14. Redhat and Cousin (1995)

ToIranTour - Redhat and Cousin

Iraj Tahmasab’s Persian movie, “Redhat and Cousin,” produced in 1995, tells the tale of Redhat’s mischievous journey. After being expelled from school and struggling to find work, she turns to television, becoming entangled in the marriage plans of her favorite TV host, Mr. Mojri. This quirky and lighthearted film explores the consequences of her well-intentioned interference.

15. About Elly (2009)

ToIranTour - About Elly

Asghar Farhadi’s remarkable Persian movie, “About Elly,” co-produced with Seyed Mahmoud Razavi in 2009, made a significant impact on Iranian cinema. Praised by both critics and audiences, it received the prestigious Silver Bear for Best Director at the 2009 Berlin International Film Festival. Farhadi’s masterful use of realism in “About Elly” ushered in a new wave of filmmaking in Iran, captivating viewers with its authentic portrayal of human experiences.

16. The Glass Agency (1998)

ToIranTour - The Glass Agency

Directed by Ebrahim Hatamikia, “The Glass Agency” is a compelling Persian movie produced in 1998. The film follows Abbas Heydari, a former Iran-Iraq warfighter nearing death from a war injury. In a race against time, his comrade Haj Kazem takes drastic measures, including hostage-taking at an airline agency, to secure life-saving treatment in London. This gripping tale delves into themes of sacrifice and the bonds forged in the crucible of war.

17. The Song of Sparrows (2008)

ToIranTour - The Song of Sparrows

Directed and produced by Majid Majidi, the Iranian drama film “The Song of Sparrows” was released in 2008. The story revolves around Karim, portrayed by Reza Naji, who works at an ostrich farm until he loses his job after an ostrich escapes. Determined to provide for his family, Karim embarks on a new job in Tehran, only to encounter fresh challenges in his personal life. “The Song of Sparrows” beautifully captures Karim’s journey of resilience as he navigates the ups and downs of his circumstances.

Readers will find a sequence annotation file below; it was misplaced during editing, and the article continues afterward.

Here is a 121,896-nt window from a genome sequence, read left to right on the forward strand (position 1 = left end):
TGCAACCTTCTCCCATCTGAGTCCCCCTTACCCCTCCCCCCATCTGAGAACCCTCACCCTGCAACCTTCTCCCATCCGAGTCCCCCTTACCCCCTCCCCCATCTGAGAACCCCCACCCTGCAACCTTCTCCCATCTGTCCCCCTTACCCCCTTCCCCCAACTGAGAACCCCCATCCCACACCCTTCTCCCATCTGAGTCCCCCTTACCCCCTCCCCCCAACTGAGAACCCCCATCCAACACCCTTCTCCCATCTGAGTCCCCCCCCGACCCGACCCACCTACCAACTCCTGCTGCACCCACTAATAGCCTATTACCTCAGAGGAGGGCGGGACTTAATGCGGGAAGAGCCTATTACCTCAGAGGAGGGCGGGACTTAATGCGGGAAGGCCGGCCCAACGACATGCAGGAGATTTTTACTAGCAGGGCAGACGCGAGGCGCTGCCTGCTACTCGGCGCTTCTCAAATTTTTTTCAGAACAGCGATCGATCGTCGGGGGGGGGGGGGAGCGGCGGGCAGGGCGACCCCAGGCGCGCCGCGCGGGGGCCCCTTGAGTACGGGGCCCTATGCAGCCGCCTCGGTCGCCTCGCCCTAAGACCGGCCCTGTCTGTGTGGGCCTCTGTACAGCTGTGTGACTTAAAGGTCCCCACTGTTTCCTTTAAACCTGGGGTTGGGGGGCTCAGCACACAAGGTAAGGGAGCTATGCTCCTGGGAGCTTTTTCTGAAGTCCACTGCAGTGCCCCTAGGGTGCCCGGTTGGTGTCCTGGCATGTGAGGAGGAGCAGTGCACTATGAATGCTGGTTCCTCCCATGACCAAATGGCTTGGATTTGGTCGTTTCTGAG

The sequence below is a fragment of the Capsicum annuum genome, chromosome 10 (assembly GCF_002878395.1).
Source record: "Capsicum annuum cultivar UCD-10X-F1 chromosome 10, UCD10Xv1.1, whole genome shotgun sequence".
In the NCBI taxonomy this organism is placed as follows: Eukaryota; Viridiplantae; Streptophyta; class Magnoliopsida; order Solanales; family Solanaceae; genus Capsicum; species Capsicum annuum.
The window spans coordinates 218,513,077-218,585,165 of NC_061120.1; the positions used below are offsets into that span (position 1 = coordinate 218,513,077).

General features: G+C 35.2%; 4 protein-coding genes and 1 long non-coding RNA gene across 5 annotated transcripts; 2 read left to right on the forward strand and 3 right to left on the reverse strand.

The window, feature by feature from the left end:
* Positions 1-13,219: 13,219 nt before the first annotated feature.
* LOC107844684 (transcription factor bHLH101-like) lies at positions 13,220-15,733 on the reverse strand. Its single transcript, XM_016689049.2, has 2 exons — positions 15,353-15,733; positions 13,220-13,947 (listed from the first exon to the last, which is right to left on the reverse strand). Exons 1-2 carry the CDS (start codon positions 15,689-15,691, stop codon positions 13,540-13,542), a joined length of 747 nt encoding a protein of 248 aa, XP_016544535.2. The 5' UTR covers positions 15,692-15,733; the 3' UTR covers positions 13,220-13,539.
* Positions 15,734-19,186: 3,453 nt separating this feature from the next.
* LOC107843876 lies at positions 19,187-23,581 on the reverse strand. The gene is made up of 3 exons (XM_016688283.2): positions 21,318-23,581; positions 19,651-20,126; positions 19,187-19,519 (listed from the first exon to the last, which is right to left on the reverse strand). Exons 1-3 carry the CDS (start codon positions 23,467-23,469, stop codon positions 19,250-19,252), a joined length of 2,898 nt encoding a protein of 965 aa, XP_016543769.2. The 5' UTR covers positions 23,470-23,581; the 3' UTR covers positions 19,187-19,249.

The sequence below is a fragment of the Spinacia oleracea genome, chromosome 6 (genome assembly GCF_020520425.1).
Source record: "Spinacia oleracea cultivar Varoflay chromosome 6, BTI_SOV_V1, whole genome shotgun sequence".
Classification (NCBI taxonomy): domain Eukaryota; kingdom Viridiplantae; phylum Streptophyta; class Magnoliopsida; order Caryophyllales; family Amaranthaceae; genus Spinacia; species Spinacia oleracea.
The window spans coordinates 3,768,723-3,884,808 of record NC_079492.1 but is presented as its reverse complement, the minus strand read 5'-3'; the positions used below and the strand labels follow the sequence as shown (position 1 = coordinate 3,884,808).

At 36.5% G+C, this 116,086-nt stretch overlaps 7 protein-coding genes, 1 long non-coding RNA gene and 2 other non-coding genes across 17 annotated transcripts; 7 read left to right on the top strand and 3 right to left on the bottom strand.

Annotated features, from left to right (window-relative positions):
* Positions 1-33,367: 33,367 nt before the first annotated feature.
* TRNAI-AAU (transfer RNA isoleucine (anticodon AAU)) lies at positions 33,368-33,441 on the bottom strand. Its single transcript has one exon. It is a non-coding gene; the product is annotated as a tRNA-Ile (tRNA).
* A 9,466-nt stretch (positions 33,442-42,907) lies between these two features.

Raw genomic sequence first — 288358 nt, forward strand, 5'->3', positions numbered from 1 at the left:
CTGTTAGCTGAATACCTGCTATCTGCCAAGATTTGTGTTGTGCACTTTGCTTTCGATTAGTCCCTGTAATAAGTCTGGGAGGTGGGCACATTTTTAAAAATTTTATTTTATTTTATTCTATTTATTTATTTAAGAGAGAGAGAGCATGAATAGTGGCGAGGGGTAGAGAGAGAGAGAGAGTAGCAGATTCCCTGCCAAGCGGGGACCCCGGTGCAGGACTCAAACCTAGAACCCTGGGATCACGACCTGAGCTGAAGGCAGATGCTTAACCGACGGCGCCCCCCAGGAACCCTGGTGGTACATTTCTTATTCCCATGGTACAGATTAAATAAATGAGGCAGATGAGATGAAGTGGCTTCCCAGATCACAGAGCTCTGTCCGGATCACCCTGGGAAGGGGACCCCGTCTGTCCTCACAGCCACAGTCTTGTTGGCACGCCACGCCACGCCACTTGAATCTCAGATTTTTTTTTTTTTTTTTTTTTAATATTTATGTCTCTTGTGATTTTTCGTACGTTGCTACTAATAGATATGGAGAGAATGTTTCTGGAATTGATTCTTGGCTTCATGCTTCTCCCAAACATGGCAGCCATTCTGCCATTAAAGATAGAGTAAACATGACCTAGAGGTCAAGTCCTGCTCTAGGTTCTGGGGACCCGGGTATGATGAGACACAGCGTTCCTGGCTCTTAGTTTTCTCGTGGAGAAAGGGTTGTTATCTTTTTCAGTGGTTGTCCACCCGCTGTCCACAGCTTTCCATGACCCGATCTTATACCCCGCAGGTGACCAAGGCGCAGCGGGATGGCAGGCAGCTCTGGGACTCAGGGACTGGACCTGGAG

18. The Deer (1974)

ToIranTour - The Deer

“The Deer,” directed and written by Masoud Kimiaei, is a gripping old Persian movie produced in 1974. Behrouz Vossoughi’s award-winning performance captivates audiences. The story follows Qodrat, a wanted man who seeks refuge with his addicted friend Seyyed Rasool. As Seyyed finds newfound spiritual strength, he confronts various challenges, including troublemakers and drug dealers. When the police discover their connection, a tragic confrontation unfolds, leading to a devastating house explosion that claims both their lives. “The Deer” explores themes of redemption, addiction, and the consequences of choices made.

19. Here Without Me (2011)

ToIranTour - Here Without Me

“Here Without Me,” a Persian movie by Bahram Tavakoli, draws inspiration from Tennessee Williams’ “The Glass Menagerie.” Centered around a determined mother and her two children, Ehsan and Yalda, the film delves into their dreams and struggles. The arrival of Reza, Ehsan’s friend, brings transformative changes, igniting a glimmer of hope in their lives.

20. A Moment of Innocence (1996)

In Mohsen Makhmalbaf’s poignant Persian movie, “A Moment of Innocence,” made in 1996, the director confronts a defining moment from his youth. Decades later, when the former policeman approaches Makhmalbaf, seeking a film role, they embark on a journey to uncover the truth. However, the young actor’s aversion to violence challenges their pursuit of justice, offering profound insights into memory and the complexities of redemption.

21. And Life Goes On (1992)

ToIranTour - And Life Goes On

Abbas Kiarostami’s Persian movie, “And Life Goes On,” made in 1992, portrays a father and son’s quest to find Babak and Ahmad Ahmadpour in the earthquake-affected region of Gilan province. Navigating roadblocks, they take alternate routes to reach Koker village. Though they don’t meet the boys, they receive news about their well-being, showcasing the enduring power of hope in the face of adversity.

22. Law of Tehran (2019)

“Law of Tehran,” a gripping top Persian movie by Saeed Roustaee, delves into the shadows of the city. Led by Samad, an anti-narcotics officer, the relentless pursuit of notorious glass merchant Nasser Khakzad unravels a world where justice and survival hang by a thread.